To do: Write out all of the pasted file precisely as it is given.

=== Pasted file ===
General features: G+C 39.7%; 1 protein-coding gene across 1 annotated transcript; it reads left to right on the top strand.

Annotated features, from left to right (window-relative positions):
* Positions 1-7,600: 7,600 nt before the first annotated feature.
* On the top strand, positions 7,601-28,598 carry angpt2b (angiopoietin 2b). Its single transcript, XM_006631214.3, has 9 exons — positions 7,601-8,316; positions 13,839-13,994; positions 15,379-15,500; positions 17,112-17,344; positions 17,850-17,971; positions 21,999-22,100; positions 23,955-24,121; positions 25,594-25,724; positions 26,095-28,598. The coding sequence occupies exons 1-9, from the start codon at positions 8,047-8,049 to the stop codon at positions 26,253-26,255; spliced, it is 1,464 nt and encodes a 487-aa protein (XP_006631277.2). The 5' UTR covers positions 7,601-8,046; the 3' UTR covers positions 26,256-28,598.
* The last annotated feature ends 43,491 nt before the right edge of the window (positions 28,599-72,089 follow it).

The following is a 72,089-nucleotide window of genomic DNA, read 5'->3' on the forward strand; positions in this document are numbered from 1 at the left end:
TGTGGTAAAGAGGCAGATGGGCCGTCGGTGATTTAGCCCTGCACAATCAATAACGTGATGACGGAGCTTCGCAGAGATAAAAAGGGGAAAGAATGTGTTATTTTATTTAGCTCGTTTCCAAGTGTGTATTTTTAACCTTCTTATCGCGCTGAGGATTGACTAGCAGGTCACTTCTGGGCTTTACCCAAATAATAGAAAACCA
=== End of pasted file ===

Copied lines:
General features: G+C 39.7%; 1 protein-coding gene across 1 annotated transcript; it reads left to right on the top strand.

Annotated features, from left to right (window-relative positions):
* Positions 1-7,600: 7,600 nt before the first annotated feature.
* On the top strand, positions 7,601-28,598 carry angpt2b (angiopoietin 2b). Its single transcript, XM_006631214.3, has 9 exons — positions 7,601-8,316; positions 13,839-13,994; positions 15,379-15,500; positions 17,112-17,344; positions 17,850-17,971; positions 21,999-22,100; positions 23,955-24,121; positions 25,594-25,724; positions 26,095-28,598. The coding sequence occupies exons 1-9, from the start codon at positions 8,047-8,049 to the stop codon at positions 26,253-26,255; spliced, it is 1,464 nt and encodes a 487-aa protein (XP_006631277.2). The 5' UTR covers positions 7,601-8,046; the 3' UTR covers positions 26,256-28,598.
* The last annotated feature ends 43,491 nt before the right edge of the window (positions 28,599-72,089 follow it).

The following is a 72,089-nucleotide window of genomic DNA, read 5'->3' on the forward strand; positions in this document are numbered from 1 at the left end:
TGTGGTAAAGAGGCAGATGGGCCGTCGGTGATTTAGCCCTGCACAATCAATAACGTGATGACGGAGCTTCGCAGAGATAAAAAGGGGAAAGAATGTGTTATTTTATTTAGCTCGTTTCCAAGTGTGTATTTTTAACCTTCTTATCGCGCTGAGGATTGACTAGCAGGTCACTTCTGGGCTTTACCCAAATAATAGAAAACCA